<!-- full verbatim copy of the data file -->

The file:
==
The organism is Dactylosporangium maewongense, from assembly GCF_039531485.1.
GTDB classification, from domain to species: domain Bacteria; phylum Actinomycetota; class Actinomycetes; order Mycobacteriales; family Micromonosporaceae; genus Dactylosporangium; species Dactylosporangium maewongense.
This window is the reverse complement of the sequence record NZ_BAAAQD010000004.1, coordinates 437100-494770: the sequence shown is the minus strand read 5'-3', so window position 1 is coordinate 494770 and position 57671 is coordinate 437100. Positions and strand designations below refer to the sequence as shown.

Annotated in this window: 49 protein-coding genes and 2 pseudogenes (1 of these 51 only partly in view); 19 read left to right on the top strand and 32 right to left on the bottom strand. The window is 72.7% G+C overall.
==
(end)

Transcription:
The organism is Dactylosporangium maewongense, from assembly GCF_039531485.1.
GTDB classification, from domain to species: domain Bacteria; phylum Actinomycetota; class Actinomycetes; order Mycobacteriales; family Micromonosporaceae; genus Dactylosporangium; species Dactylosporangium maewongense.
This window is the reverse complement of the sequence record NZ_BAAAQD010000004.1, coordinates 437100-494770: the sequence shown is the minus strand read 5'-3', so window position 1 is coordinate 494770 and position 57671 is coordinate 437100. Positions and strand designations below refer to the sequence as shown.

Annotated in this window: 49 protein-coding genes and 2 pseudogenes (1 of these 51 only partly in view); 19 read left to right on the top strand and 32 right to left on the bottom strand. The window is 72.7% G+C overall.